Describe each type of decay showing the particle.

Alpha:

Beta:

Electron Capture:

Positron:

Gamma:

Teaching Strategy:  Have students work in cooperatively for lab activity.  Students will use rubric to evaluate how well they work with each other as a group. Teacher will used same rubric to evaluate individual student performance during the activity.

Activity :

Materials:

• 300 chips that have one white side and one side black
• textbook with periodic table
• graph paper
• pencil
• ruler

Procedure:

• Place 300 white/black chips into a cup.
• Put your hand over the top of cup and shake thoroughly, dumping chips onto a flat surface or desk.
• Count the number of chips that display the white surface.
• Enter that  number into the table for first toss, then put the rest of the chips back into the cup and repeat throwing and
counting white chips until there are no more chips in the cup.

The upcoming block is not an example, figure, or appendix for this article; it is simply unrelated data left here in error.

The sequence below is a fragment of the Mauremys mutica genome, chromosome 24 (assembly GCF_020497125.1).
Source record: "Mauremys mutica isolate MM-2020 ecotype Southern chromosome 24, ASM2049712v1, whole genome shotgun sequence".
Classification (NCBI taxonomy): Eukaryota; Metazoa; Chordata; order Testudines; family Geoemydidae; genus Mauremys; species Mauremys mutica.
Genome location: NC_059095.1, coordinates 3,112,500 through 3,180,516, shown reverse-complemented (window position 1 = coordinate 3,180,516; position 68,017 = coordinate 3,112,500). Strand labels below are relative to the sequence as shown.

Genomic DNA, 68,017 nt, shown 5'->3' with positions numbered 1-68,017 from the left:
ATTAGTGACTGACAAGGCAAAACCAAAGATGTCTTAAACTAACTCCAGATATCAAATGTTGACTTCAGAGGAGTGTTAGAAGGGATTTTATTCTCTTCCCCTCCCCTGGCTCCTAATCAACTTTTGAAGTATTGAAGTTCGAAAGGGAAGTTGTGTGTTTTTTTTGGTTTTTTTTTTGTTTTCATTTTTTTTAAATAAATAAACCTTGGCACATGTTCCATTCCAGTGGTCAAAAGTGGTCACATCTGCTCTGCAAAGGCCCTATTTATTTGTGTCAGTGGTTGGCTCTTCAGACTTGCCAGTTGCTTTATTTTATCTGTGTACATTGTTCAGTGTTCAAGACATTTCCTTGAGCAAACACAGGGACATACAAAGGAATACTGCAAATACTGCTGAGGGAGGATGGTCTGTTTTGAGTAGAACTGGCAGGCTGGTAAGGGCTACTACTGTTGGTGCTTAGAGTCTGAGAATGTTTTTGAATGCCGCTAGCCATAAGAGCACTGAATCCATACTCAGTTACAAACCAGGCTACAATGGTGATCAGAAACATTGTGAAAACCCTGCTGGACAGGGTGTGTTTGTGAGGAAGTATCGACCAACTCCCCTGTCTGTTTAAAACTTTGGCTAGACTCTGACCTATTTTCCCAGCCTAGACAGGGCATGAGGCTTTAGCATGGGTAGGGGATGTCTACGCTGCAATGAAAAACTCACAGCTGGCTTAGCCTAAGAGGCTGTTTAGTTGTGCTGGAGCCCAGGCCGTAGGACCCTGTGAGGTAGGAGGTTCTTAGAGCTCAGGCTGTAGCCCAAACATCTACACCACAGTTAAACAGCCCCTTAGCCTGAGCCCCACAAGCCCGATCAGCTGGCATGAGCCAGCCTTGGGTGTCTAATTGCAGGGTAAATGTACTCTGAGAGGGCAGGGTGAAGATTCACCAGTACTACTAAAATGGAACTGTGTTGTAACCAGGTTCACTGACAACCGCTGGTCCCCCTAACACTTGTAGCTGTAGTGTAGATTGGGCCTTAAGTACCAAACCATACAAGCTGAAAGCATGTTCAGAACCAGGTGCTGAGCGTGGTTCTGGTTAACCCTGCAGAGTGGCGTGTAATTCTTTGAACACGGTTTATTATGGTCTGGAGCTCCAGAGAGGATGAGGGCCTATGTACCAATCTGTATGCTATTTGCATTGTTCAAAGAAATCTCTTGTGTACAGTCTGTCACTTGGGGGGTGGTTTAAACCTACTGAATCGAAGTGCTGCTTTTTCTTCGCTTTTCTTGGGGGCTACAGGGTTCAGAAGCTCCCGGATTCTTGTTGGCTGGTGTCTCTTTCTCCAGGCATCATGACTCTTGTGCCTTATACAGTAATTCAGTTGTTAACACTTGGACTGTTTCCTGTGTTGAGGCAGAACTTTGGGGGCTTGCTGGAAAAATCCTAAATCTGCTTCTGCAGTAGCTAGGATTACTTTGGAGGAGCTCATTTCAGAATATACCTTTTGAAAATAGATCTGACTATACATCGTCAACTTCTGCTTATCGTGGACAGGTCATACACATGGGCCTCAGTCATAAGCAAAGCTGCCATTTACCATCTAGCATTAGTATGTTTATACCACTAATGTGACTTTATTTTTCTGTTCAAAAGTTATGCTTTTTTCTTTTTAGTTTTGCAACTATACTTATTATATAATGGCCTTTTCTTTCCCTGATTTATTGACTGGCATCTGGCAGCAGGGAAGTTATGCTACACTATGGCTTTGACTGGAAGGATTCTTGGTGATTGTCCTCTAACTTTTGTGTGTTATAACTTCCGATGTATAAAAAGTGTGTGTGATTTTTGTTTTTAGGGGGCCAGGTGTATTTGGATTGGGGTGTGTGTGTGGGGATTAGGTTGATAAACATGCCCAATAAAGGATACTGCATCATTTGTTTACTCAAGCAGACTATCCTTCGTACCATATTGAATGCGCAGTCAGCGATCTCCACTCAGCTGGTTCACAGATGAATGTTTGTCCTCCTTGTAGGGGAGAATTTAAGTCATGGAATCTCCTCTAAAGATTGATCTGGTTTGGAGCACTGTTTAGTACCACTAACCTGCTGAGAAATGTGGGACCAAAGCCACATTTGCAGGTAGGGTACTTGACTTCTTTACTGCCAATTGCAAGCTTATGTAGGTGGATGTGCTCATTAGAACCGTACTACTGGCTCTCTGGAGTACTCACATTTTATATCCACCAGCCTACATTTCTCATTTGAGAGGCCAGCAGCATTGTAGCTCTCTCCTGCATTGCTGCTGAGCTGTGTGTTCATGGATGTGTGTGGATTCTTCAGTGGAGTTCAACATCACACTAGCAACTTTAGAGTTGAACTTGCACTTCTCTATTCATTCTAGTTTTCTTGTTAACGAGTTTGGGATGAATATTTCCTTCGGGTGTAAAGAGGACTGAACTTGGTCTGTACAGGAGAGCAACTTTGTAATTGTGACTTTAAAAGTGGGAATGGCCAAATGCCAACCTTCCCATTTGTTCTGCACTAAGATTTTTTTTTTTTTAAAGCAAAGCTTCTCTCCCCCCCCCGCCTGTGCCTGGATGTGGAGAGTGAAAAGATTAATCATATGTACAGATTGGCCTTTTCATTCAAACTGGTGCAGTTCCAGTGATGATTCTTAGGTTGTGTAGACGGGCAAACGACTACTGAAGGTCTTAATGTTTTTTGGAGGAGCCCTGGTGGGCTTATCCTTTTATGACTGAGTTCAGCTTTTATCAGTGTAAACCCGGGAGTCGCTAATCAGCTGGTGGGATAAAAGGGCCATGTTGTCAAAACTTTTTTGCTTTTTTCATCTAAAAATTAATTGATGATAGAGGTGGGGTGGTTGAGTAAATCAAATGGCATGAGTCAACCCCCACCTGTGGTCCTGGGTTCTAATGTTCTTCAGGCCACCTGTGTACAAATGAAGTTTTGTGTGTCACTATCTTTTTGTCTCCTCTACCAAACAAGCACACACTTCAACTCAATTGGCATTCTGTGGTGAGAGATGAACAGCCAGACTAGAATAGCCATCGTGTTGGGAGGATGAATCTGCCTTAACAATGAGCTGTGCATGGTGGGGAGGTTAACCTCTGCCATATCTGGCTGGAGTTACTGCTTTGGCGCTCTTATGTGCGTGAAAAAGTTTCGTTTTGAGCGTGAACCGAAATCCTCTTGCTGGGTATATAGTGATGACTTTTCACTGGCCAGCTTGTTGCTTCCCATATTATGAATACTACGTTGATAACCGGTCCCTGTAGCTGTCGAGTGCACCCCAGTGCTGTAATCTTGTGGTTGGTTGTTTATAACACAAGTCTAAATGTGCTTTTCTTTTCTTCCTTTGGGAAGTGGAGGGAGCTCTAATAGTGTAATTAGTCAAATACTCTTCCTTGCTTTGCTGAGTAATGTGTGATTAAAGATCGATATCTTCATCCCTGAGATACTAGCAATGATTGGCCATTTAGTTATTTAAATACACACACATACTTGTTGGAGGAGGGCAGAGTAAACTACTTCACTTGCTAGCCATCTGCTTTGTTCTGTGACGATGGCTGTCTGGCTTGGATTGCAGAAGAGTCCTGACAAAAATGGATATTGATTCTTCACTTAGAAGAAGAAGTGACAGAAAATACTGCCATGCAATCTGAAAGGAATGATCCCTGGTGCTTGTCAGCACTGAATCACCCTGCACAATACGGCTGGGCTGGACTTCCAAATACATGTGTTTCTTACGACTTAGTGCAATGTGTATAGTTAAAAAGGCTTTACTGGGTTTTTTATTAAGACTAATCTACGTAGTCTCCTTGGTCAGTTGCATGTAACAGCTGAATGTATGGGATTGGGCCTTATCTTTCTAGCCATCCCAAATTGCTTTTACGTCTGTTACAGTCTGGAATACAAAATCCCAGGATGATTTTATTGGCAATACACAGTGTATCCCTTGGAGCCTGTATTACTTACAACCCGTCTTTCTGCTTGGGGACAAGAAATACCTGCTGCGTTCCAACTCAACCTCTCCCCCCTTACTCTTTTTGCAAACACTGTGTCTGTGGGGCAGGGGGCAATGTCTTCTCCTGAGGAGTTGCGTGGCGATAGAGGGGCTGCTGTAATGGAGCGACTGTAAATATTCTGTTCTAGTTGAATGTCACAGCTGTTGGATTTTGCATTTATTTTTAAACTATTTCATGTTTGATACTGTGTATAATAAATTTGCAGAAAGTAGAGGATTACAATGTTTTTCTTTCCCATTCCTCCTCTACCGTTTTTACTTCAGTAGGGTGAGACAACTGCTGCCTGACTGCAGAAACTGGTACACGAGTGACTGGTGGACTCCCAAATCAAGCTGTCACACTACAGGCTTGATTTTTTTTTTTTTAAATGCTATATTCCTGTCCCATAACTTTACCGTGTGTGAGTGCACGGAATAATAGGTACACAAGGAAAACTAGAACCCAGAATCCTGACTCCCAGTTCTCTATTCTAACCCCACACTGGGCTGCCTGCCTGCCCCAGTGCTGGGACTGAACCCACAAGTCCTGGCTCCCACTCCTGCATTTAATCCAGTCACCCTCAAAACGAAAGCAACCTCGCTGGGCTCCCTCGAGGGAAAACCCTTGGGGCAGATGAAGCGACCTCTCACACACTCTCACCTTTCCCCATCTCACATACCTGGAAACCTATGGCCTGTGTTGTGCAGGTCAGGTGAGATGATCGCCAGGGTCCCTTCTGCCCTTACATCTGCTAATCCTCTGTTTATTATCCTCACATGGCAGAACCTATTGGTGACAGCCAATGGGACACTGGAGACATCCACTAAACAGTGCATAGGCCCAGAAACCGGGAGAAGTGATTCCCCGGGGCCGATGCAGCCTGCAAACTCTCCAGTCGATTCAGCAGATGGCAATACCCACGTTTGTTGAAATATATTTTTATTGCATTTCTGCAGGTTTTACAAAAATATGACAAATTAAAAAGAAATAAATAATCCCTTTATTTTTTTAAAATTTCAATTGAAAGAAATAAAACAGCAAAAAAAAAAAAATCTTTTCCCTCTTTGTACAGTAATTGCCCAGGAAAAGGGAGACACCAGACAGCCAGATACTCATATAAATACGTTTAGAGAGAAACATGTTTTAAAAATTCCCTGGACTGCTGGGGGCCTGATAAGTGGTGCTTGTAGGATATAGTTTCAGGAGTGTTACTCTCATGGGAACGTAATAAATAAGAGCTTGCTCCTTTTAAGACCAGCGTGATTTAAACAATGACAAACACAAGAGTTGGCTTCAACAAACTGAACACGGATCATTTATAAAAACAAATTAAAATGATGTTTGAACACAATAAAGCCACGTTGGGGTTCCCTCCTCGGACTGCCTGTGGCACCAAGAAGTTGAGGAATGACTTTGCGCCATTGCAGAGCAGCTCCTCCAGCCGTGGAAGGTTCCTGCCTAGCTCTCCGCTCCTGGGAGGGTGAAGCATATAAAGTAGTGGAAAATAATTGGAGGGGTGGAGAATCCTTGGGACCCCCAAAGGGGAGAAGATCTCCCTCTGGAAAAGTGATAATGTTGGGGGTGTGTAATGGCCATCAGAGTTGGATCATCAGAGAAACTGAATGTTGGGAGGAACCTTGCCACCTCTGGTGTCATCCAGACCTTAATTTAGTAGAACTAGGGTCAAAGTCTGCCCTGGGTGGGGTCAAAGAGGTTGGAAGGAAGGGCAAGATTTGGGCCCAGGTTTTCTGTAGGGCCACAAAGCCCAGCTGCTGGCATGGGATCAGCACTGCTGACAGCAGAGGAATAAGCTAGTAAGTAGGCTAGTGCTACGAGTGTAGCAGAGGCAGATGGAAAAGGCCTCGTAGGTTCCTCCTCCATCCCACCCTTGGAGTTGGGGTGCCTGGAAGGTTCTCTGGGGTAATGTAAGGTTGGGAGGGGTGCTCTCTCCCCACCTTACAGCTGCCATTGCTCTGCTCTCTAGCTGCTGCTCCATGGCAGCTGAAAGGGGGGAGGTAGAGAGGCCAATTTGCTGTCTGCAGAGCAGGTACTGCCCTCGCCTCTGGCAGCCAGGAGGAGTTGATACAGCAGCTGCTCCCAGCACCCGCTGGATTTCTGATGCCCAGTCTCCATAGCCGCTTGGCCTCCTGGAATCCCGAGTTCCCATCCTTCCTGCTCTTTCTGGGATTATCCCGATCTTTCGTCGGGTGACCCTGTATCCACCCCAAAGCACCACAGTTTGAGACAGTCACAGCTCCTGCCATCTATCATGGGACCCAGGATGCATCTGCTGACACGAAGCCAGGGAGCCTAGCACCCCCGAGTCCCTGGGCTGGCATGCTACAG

• Enter the number of chips that are white from each toss into the table below.
• Using the data from the table design a  graph with # of white chips left as the y-axis and #tosses as x-axis.
(Note: The tosses represent the half-life and the number of chips represents the amount materials that has decayed.

 Half-life # Toss # White Chip 300 1/2 1 1/4 2 1/8 3 1/16 4 1/32 5 6 7 8 8 10

Note: The first toss is the first half-life(1/2).  The second half-life is (1/4) , third half-life (1/8) and etc .

Sample Graph

Analysis Questions:

2. Define half- life.

3. If you shake 300 chips, on average how many white surfaces would expect?

4. How many tosses did it take to get rid of all of you chips?

5. Examine the graph, is the rate of the number of white surfaces produced over time linear or nonlinear?  Is the rate constant over time or does it change?